An Amagami Retrospective

by eternal on January 20, 2011

In dire need of an imouto route.

Contrary to what some believe (possibly even the popular belief), dating sims are an intricate art. They’re not about the (nonexistent) ero-scenes or other forms of sexual titillation, and they demand more depth from their characters–even if it’s an illusion of depth–than your average moege. They are, after all, referred to as “romance simulation” in Japanese. Much like a good moe series that puts its own spin on the tried-and-true archetypes, good dating sims demand immersive writing that doesn’t rely on plot.

Judging from AIC’s adaptation, Amagami is indeed a good dating sim. I was underwhelmed at first since the show opened with perhaps the least realistic arc, but it quickly became evident that, despite the absence of Kenichi Kasai’s rather liberal interpretation, I was enjoying the series as much as KimiKiss.

My opinion of Amagami has always been more or less positive, but the turning point for me was Sae’s arc. It wasn’t really about anything per se, but wasn’t it sweet to see her struggle against her exaggerated fear of social interaction, all the while slowly falling for her mentor? She’s not much more than a mess of overdone tropes, but I fell for her all the same. It didn’t matter that I saw the ending from a mile away or that I consciously realized that her personality archetype is simplified and that a similar scenario would be impossible in real life.

…In other words, I fell right into the show’s trap. That’s exactly the reaction that dating sims coerce from you.

Looking back, all it took for Amagami‘s neatly woven fantasies to sink in was an encounter with my chosen heroine’s route. It’s telling that I loved her arc even though her story was one of the most bland–some might call that shallow, but it’s more a testament to the writing than anything else. In most cases, four episodes of utterly transparent (and let’s face it, childish) romance would be literally painful to sit through, but here, it works. It didn’t surprise me at all when I found myself enjoying Sexhair Kaoru’s and Tsukasa’s arcs just as much, despite my lack of emotional involvement with the characters.

Best scene in the show, and it wasn’t even from my favourite character or arc.

Specifics are tricky in a subjective genre like this, but I did notice a few things while viewing the series. One key scene that every (or at least almost every) arc features is the moment in which each girl realizes their feelings for Junichi. It’s only a matter of seconds, but those little third-person interjections in the narrative make a world of difference. In fact, most of them stand out in my memory: Haruka talking to her friend on the phone, blushing and kicking her feet; Kaoru brooding in the bath, Ayatsuji going deredere as she realizes that she enjoys Junichi’s company. Nothing is more effective in a romance series than those subtle moments–and in a dating sim, they double as a moment of victory.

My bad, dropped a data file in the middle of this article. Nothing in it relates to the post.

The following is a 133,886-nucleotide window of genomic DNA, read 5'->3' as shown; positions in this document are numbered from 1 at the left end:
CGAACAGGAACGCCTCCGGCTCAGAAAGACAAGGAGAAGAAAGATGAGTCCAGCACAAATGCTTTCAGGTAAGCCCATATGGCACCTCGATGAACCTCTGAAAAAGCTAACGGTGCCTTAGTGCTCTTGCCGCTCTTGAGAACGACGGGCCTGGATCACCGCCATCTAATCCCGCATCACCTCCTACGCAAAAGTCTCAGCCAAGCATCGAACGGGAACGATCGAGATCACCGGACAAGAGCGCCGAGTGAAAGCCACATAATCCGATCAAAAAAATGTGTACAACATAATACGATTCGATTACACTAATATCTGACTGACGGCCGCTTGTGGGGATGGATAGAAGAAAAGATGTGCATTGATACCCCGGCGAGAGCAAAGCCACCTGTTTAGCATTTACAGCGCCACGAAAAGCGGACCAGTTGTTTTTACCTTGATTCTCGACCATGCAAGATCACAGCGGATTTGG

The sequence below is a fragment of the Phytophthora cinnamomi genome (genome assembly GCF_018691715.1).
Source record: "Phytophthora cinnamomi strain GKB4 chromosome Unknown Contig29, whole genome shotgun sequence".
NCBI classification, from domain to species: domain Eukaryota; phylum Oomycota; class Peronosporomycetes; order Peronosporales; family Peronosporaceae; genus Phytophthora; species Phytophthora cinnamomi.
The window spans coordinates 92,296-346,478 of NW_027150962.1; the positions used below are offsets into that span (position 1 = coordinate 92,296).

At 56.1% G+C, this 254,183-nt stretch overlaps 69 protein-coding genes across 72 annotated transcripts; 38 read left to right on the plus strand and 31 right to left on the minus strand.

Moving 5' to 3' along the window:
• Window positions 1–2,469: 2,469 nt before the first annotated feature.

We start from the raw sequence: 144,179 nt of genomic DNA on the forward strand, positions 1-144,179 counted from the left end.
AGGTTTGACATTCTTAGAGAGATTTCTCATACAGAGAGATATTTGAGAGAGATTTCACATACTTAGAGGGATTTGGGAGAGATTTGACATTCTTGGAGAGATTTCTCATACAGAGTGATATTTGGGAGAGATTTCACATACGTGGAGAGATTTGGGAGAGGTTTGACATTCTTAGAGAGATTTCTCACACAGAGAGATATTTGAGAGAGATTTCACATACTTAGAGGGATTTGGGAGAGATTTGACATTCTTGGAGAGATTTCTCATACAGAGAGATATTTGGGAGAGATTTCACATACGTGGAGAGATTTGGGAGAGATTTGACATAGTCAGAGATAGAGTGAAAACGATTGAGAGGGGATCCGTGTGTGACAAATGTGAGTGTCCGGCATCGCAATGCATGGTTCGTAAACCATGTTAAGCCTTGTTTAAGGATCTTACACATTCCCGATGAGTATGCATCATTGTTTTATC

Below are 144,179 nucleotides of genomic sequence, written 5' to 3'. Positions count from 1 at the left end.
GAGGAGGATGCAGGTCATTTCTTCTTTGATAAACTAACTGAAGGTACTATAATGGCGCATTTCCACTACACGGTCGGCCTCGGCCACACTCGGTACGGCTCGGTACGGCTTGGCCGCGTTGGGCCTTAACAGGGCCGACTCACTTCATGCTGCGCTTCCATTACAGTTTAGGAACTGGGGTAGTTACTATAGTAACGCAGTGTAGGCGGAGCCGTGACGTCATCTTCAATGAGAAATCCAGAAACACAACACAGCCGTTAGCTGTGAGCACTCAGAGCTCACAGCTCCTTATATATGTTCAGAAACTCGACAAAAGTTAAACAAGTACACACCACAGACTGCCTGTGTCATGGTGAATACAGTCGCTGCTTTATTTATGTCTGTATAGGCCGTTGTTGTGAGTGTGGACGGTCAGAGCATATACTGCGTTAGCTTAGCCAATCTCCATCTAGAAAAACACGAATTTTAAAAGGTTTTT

The show is also very stylized, both in terms of presentation and plot. I don’t mean it in the sense of “following convention”; rather, I’m referring to the way it goes along with unrealistic clichés or events for the sake of telling a better story. Case in point: Ai’s kiss scene on the swings. The scene was as cheesy as something out of a shoujo manga, but it works. Same with dressing Sae in that frilly lolita outfit for the final episode of her arc–all the writers did was hang a flimsy lampshade on it, but it works because it’s all part of the fun. Even the unbelievable triumph that was Haruka’s arc looks good in retrospect as it embodies a completely different dynamic.

In other words, Amagami is both plausible and implausible where it counts. The little scenes that need an extra stylistic flare are bolstered by a bit of dating sim magic, but it isn’t enough to shake the viewer’s suspension of disbelief created by the core of the story, which is simply a series of well-written love stories that make you forget just how impossible they are.


Amagami‘s appeal is naturally subjective and so it’s a difficult thing to articulate, but I believe the show’s heart lies in its dialogue. Plotless romance is a hard thing to do right, but these guys can do it, apparently. There isn’t much textual evidence I can bring up short of quoting random conversations (and I’d be quoting fansubs at that), but we all know that romance writing can’t be pinned down that easily.

It’s a more general thing about how the stories capture all of the awkwardness and hesitance and eventual thrill of first love. Every key conversation resonates with realism, even if the scenarios are implausible, and the characters are just transparent enough for us to enjoy watching them fall in love. Each relationship has a completely different dynamic, too, and Junichi ranges from playing the persistent would-be loser to the oblivious childhood friend. He’s a great guy, Junichi Tachibana–the only thing generic and uninspiring about him is his character design (and I have nothing but respect for that purple turtleneck).